The Other Side of Him by Alice Rene
Released: Jan. 30, 2016

"A touching and sometimes-chilling survivor's tale."
A grad student dates a debonair doctor with a dark side in this historical novel. Read full book review >
Los Desengaños by Angela Sanchez Tischler
Released: Sept. 15, 2011

"An affecting, informative amalgam of personal and national history."
A memoir that situates personal remembrance within the tumult of the Cuban revolution. Read full book review >

Deliver Us From Evil by Deb Pines
Released: July 8, 2015

"A light, entertaining read from a mystery author whose pleasure in her characters remains evident and welcome."
A sports editor encounters death and duplicity in a small-town newsroom. Read full book review >
Killing Mickey by Charlie Rehor
Released: May 19, 2016

"A satire with hilarious leaps of imagination and a solid core of societal engagement."
Rehor's debut is a gonzo sci-fi comedy about a near-future world of corporate stranglehold where a programmer trying to escape his past may threaten the future. Read full book review >
Between the Lines There Lies a Story of Me by Sabaine
Released: June 4, 2016

"A challenging but reasonably effective look at the struggles of a young woman of color who clings to her strength and identity."
The story of a teenage girl's depression unfolds in a poetic narrative that slowly reveals a web of love, betrayal, abuse, rape, and murder. Read full book review >

Stories from Grand Pa by Brent Philpot
Released: Jan. 15, 2016

"A supernatural tale offers a mishmash of genre tropes that never coheres."
A grandfather tells his young grandson a story about four friends in this debut novella. Read full book review >
It's Part of Who I Am by Kay Fraser
Released: Aug. 25, 2015

"A short, intellectually lively spiritual biography."
A woman examines her mother's 45-year hunt for religious truth. Read full book review >
Autonomously Yours by K.N. Parker
Released: Jan. 19, 2015

"An android tale about sexism that lacks a strong human cast."
A scientist invents an extremely lifelike female android in this slim sci-fi novel. Read full book review >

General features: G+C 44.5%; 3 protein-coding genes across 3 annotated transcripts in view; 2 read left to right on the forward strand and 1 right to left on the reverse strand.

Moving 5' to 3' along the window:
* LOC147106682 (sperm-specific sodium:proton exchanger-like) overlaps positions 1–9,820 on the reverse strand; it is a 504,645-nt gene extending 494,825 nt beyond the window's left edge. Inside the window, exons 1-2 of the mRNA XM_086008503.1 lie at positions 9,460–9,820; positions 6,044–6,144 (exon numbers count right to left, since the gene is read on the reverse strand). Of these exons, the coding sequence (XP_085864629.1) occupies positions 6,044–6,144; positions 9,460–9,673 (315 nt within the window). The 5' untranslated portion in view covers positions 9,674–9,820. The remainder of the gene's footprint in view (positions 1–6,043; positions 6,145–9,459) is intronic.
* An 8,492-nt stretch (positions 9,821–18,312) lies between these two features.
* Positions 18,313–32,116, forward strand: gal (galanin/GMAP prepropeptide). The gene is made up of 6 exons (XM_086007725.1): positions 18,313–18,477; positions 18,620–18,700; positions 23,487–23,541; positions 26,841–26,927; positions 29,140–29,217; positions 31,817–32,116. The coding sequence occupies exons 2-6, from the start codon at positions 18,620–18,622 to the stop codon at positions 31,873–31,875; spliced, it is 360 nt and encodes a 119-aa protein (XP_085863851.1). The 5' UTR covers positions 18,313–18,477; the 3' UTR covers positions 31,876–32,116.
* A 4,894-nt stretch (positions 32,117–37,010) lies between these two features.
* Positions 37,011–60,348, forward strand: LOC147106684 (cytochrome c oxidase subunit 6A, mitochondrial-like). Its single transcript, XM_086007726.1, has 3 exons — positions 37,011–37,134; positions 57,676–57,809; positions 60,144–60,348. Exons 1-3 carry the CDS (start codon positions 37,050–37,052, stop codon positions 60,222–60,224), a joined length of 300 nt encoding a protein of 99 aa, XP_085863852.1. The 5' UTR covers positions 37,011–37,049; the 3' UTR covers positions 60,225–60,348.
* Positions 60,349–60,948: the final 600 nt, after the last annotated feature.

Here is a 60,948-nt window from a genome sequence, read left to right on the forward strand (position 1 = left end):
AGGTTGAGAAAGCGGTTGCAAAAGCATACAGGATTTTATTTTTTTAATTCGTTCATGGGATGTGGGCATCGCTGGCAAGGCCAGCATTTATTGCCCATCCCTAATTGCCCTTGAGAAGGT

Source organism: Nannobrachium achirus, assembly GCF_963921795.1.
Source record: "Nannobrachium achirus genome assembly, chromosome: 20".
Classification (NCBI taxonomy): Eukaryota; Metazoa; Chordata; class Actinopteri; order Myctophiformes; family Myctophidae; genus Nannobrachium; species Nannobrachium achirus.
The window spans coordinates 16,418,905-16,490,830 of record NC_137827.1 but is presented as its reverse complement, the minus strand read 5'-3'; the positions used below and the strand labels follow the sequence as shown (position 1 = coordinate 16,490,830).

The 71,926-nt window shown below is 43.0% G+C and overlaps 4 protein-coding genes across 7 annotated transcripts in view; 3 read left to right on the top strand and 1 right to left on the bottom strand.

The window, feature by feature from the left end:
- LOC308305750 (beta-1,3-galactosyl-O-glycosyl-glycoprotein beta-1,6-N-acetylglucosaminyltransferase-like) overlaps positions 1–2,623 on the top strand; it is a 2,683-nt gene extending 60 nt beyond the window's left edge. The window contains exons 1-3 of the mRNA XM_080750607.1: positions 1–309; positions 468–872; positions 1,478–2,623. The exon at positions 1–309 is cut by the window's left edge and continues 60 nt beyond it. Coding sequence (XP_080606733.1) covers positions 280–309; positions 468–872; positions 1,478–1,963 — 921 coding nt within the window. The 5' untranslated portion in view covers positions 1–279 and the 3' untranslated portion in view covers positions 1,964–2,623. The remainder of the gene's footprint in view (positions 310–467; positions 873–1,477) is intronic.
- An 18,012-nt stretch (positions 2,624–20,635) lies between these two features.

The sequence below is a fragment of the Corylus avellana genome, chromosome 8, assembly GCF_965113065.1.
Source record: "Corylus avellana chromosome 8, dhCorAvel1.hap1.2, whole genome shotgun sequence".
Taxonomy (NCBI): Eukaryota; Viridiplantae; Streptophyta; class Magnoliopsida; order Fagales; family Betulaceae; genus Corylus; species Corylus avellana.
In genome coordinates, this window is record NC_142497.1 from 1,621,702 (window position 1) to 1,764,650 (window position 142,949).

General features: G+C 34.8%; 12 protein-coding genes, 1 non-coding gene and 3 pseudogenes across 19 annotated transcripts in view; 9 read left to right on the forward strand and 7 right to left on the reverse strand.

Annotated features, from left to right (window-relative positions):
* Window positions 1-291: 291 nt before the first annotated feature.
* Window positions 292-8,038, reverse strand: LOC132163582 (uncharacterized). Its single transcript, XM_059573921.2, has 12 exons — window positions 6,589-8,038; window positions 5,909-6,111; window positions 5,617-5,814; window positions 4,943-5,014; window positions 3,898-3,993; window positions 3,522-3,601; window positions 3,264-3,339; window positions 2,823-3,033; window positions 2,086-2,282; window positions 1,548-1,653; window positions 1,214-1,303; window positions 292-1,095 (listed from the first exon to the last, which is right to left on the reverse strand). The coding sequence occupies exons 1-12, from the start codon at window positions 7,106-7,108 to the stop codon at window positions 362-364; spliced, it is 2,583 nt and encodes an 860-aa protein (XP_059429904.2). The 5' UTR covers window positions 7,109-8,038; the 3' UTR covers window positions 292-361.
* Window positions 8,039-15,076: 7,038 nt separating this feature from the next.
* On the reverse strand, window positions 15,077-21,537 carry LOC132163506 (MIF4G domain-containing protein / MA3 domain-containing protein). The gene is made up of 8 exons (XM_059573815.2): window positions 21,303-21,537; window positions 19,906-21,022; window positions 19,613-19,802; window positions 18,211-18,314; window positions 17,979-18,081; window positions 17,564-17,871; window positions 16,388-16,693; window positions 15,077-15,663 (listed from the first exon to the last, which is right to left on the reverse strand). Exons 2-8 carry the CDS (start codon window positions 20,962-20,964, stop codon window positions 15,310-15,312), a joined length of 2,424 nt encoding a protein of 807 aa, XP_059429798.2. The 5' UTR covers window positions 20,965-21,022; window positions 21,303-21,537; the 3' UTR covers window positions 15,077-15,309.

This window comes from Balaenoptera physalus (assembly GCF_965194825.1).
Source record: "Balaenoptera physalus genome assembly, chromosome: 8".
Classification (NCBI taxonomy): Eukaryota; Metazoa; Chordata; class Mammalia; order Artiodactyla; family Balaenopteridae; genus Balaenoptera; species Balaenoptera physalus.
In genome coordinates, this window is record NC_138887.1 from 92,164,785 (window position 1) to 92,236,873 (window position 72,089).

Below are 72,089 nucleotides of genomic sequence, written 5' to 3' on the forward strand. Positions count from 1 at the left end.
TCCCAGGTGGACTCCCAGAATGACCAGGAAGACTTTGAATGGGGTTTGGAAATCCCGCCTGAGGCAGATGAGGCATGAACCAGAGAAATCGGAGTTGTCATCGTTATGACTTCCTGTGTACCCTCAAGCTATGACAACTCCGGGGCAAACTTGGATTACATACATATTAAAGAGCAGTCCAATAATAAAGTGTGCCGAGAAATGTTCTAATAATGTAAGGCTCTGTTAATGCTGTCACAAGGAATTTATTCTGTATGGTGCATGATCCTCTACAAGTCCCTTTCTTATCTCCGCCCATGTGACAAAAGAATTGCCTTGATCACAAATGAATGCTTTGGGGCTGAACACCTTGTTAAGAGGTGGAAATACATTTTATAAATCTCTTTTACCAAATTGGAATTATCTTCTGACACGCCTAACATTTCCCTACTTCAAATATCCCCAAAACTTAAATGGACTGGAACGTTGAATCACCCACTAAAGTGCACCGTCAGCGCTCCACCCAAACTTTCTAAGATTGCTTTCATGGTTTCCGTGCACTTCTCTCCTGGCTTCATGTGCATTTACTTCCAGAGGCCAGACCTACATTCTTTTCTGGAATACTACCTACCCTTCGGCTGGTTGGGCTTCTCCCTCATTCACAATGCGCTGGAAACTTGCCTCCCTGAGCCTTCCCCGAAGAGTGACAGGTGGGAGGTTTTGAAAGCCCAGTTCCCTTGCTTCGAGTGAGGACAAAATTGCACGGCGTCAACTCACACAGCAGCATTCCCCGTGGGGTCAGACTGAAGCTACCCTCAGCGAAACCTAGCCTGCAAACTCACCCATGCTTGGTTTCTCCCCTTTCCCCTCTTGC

The Embryo of My Manhood: Second Edition by Kris 'Godspeed2' Amos

"With this invigorating torrent of words, the author should leave readers energized and inspired."
Amos (The Embryo of My Manhood: First Edition, 2014) offers a new collection of poetry, influenced by rap.Read full book review >
Somethin' for Nothin' by M.T. Bass
Released: Feb. 2, 2016

"A familiar plot fortified by delightful characters in a glacial setting."
Recovering a decades-old crashed plane promises a fortune for a small group in Alaska, provided everyone can avoid double-crosses and murderous drug dealers, in Bass' (In the Black, 2015, etc.) thriller.Read full book review >
It's Just So by Brenda Faatz
Released: Dec. 15, 2015

"An anarchic romp for kids who enjoy suspending logic and reason during their school day."
A rhyming, read-aloud debut children's book that tracks the mercurial adventures of a young girl during her first day at a new school. Read full book review >
We've Been Thinking... and It Works by Steve Wilson

"The ideas in this earnest but sometimes-muzzy work are hit-and-miss, but the visuals are vibrant."
Homeless people struggling to build a community ponder themselves and society in this photographic meditation, the second installment of Wilson's (The Success of Failure, 2012, etc.) American Street Philosophers series.Read full book review >
Kirkus Interview
Morgan Matson
July 25, 2016

The Unexpected Everything is a YA feel-good story of friendship, finding yourself, and all the joys in life that happen while you’re busy making other plans. Andie has a plan. And she always sticks to her plan. Future? A top-tier medical school. Dad? Avoid him as much as possible (which isn’t that hard considering he’s a Congressman and he’s never around). Friends? Palmer, Bri, and Toby—pretty much the most awesome people on the planet, who needs anyone else? Relationships? No one’s worth more than three weeks. So it’s no surprise that Andie’s got her summer all planned out too. Until a political scandal costs Andie her summer pre-med internship, and lands both she and Dad back in the same house together for the first time in years. Suddenly she’s doing things that aren’t Andie at all. “Romance fans will find plenty to enjoy, as Andie gradually lets down her guard and risks the messy and unpredictable wonder of first love,” our reviewer writes. “A novel best read on a lazy summer day with sand between the toes.” View video >